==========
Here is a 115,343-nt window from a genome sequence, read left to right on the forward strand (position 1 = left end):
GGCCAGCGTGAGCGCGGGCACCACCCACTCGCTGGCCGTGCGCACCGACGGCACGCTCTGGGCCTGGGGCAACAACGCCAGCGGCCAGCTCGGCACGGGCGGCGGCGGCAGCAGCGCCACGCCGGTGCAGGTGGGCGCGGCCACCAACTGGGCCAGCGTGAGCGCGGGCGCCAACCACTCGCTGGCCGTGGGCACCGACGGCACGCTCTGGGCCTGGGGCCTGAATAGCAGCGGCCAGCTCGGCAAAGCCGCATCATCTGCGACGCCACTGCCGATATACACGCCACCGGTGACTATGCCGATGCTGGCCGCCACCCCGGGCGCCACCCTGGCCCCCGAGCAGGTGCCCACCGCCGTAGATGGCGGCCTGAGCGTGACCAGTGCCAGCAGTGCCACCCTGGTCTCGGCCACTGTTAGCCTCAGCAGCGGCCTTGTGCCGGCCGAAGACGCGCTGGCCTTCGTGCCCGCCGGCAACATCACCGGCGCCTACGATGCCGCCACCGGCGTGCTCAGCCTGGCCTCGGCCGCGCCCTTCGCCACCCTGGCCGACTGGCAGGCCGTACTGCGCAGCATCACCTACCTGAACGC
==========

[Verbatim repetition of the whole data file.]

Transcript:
Here is a 115,343-nt window from a genome sequence, read left to right on the forward strand (position 1 = left end):
GGCCAGCGTGAGCGCGGGCACCACCCACTCGCTGGCCGTGCGCACCGACGGCACGCTCTGGGCCTGGGGCAACAACGCCAGCGGCCAGCTCGGCACGGGCGGCGGCGGCAGCAGCGCCACGCCGGTGCAGGTGGGCGCGGCCACCAACTGGGCCAGCGTGAGCGCGGGCGCCAACCACTCGCTGGCCGTGGGCACCGACGGCACGCTCTGGGCCTGGGGCCTGAATAGCAGCGGCCAGCTCGGCAAAGCCGCATCATCTGCGACGCCACTGCCGATATACACGCCACCGGTGACTATGCCGATGCTGGCCGCCACCCCGGGCGCCACCCTGGCCCCCGAGCAGGTGCCCACCGCCGTAGATGGCGGCCTGAGCGTGACCAGTGCCAGCAGTGCCACCCTGGTCTCGGCCACTGTTAGCCTCAGCAGCGGCCTTGTGCCGGCCGAAGACGCGCTGGCCTTCGTGCCCGCCGGCAACATCACCGGCGCCTACGATGCCGCCACCGGCGTGCTCAGCCTGGCCTCGGCCGCGCCCTTCGCCACCCTGGCCGACTGGCAGGCCGTACTGCGCAGCATCACCTACCTGAACGC